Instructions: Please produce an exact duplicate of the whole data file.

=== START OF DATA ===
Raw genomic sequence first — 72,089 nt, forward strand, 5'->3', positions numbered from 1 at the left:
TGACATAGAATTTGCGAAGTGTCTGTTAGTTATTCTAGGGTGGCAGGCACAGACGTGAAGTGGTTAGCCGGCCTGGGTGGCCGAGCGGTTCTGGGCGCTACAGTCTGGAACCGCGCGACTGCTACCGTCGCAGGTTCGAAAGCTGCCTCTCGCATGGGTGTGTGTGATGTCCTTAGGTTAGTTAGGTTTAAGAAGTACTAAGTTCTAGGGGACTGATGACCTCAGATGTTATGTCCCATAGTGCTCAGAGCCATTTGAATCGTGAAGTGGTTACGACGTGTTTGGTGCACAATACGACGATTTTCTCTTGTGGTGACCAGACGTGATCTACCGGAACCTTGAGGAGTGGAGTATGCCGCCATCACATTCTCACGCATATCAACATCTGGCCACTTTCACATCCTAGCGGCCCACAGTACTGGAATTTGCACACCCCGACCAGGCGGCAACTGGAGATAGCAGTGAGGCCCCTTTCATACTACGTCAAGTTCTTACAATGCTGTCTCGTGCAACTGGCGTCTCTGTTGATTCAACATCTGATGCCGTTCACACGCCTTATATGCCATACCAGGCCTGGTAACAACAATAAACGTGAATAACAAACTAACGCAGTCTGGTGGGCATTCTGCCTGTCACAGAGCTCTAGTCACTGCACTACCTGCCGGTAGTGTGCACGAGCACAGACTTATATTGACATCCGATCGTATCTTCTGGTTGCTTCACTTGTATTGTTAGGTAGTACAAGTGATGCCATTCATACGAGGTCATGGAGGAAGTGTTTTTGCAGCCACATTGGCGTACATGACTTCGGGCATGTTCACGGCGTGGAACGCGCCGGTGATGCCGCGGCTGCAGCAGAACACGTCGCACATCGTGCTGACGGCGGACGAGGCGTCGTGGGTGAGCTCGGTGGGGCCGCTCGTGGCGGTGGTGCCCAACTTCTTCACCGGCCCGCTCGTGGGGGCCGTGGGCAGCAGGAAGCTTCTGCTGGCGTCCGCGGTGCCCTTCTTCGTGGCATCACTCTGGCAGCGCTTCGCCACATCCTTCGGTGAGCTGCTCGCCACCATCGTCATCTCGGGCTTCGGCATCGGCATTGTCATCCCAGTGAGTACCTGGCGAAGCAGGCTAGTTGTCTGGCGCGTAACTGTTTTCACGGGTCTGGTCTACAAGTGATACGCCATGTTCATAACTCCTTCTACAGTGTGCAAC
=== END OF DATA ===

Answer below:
Raw genomic sequence first — 72,089 nt, forward strand, 5'->3', positions numbered from 1 at the left:
TGACATAGAATTTGCGAAGTGTCTGTTAGTTATTCTAGGGTGGCAGGCACAGACGTGAAGTGGTTAGCCGGCCTGGGTGGCCGAGCGGTTCTGGGCGCTACAGTCTGGAACCGCGCGACTGCTACCGTCGCAGGTTCGAAAGCTGCCTCTCGCATGGGTGTGTGTGATGTCCTTAGGTTAGTTAGGTTTAAGAAGTACTAAGTTCTAGGGGACTGATGACCTCAGATGTTATGTCCCATAGTGCTCAGAGCCATTTGAATCGTGAAGTGGTTACGACGTGTTTGGTGCACAATACGACGATTTTCTCTTGTGGTGACCAGACGTGATCTACCGGAACCTTGAGGAGTGGAGTATGCCGCCATCACATTCTCACGCATATCAACATCTGGCCACTTTCACATCCTAGCGGCCCACAGTACTGGAATTTGCACACCCCGACCAGGCGGCAACTGGAGATAGCAGTGAGGCCCCTTTCATACTACGTCAAGTTCTTACAATGCTGTCTCGTGCAACTGGCGTCTCTGTTGATTCAACATCTGATGCCGTTCACACGCCTTATATGCCATACCAGGCCTGGTAACAACAATAAACGTGAATAACAAACTAACGCAGTCTGGTGGGCATTCTGCCTGTCACAGAGCTCTAGTCACTGCACTACCTGCCGGTAGTGTGCACGAGCACAGACTTATATTGACATCCGATCGTATCTTCTGGTTGCTTCACTTGTATTGTTAGGTAGTACAAGTGATGCCATTCATACGAGGTCATGGAGGAAGTGTTTTTGCAGCCACATTGGCGTACATGACTTCGGGCATGTTCACGGCGTGGAACGCGCCGGTGATGCCGCGGCTGCAGCAGAACACGTCGCACATCGTGCTGACGGCGGACGAGGCGTCGTGGGTGAGCTCGGTGGGGCCGCTCGTGGCGGTGGTGCCCAACTTCTTCACCGGCCCGCTCGTGGGGGCCGTGGGCAGCAGGAAGCTTCTGCTGGCGTCCGCGGTGCCCTTCTTCGTGGCATCACTCTGGCAGCGCTTCGCCACATCCTTCGGTGAGCTGCTCGCCACCATCGTCATCTCGGGCTTCGGCATCGGCATTGTCATCCCAGTGAGTACCTGGCGAAGCAGGCTAGTTGTCTGGCGCGTAACTGTTTTCACGGGTCTGGTCTACAAGTGATACGCCATGTTCATAACTCCTTCTACAGTGTGCAAC